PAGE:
While the general consensus from a sourcing perspective is bigger is better as it allows for volume discounts from economies of scale, this is not always the case, as recently pointed out in our post on Economies of Anti-Scale. Sometimes it is not only the case that bigger is not better, but also that bigger takes a bigger bite out of the limited butt that you have to work with.
Let’s start by going back to two of the big examples of anti-scale in our post from a couple of weeks back: Energy and Short-Term Contingent Labour.
With respect to energy, as per our post, most energy platens still rely on coal, oil, and natural gas, and, as a result, energy costs are dependent on the somewhat unpredictable prices for these limited natural resources. And since the energy companies can always extract the maximum prices for their energy produced from these limited resources from consumers and small businesses with no negotiation power, they are not overly interested in negotiating with you unless they are not close to their maximum production potential and you will guarantee enough annual usage that it’s worth their time to even talk to you. And even then, unless you have a couple of other energy companies that are also willing to talk, they aren’t going to give you great deals. In any given area, there aren’t that many energy companies, so if a merger or acquisition happens and your options drop to 2, or 1, you are, as they say, up the creek without a paddle and your prices will go from bad to worse.
The situation is similar in contingent labour. If the resources you need are scarce, in demand, and their are only a few providers, the last thing you want is a merger or acquisition. This gives the provider all the power, and your cost is as much as any competitor is willing to pay. Don’t even bother to negotiate. Just sign the offer, thank them endlessly for even thinking of you, kiss the ring, and go on your way. The best you’re going to get is a bit of spit on the pitchfork.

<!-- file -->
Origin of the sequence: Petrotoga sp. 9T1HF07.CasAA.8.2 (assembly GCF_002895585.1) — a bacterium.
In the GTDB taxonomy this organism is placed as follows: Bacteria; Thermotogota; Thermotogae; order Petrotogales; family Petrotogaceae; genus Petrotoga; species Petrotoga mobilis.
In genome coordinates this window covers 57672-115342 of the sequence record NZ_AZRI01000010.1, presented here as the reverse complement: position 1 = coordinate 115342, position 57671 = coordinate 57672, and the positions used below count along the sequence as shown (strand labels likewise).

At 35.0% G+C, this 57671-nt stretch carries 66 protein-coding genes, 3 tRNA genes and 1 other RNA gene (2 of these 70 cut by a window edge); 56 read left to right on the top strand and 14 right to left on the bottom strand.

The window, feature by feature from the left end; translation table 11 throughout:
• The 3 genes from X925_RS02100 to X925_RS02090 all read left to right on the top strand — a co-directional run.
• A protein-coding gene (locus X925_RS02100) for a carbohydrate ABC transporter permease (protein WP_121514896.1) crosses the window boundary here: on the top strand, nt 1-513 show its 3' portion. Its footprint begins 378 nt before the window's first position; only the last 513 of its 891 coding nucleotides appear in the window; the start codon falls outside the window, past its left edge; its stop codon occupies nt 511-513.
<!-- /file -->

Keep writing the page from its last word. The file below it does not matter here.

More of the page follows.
If economies of anti-scale were the only thing one had to worry about when Mega-Corps entered the picture, all would be manageable, but Mega-Corps take you out of the frying pan and dump you in the lava pit when negotiation time comes and categories that were once in your favour all of a sudden shift very fast to their favour.
Buyer power depends on a number of things, but always depends on two critical market conditions being in the buyer’s favour:
- Supply exceeding demand.
- Multiple vendors competing for the business.
When a Mega-Corp swoops in and buys up one or more suppliers in a category which only had a few suppliers to start with, or multiple supplies merge into a Mega-Corp, the number of vendors competing for your business decreases, and with the smaller guys only being able to support a smaller customer base, more and more companies are forced to go the big guys, like it or not, and these big guys can essentially dictate the prices across the critical goods and services you need for your supply chain. Previously low cost electronics, CPG, MRO, and services categories in some regions can jump double digit percentages overnight and there’s nothing you can do.
But this isn’t the worth. Let’s say two suppliers merge, and one had an exclusive mega deal with your direct competitor which became null and void if that company serviced you. Guess what? Your contract is getting dropped faster than a hot potato covered in scalding oil. And your primary supply source goes up in smoke.
Besides the fact that these Corporations Will Soon Rule the World thanks to the likes of politicians like the Harperman (who makes Chicago politicians look good!), which will bring with it a new level of damnation to the entire world, they are a damnation unto themselves and generally hurt our supply chains at least as much as they help.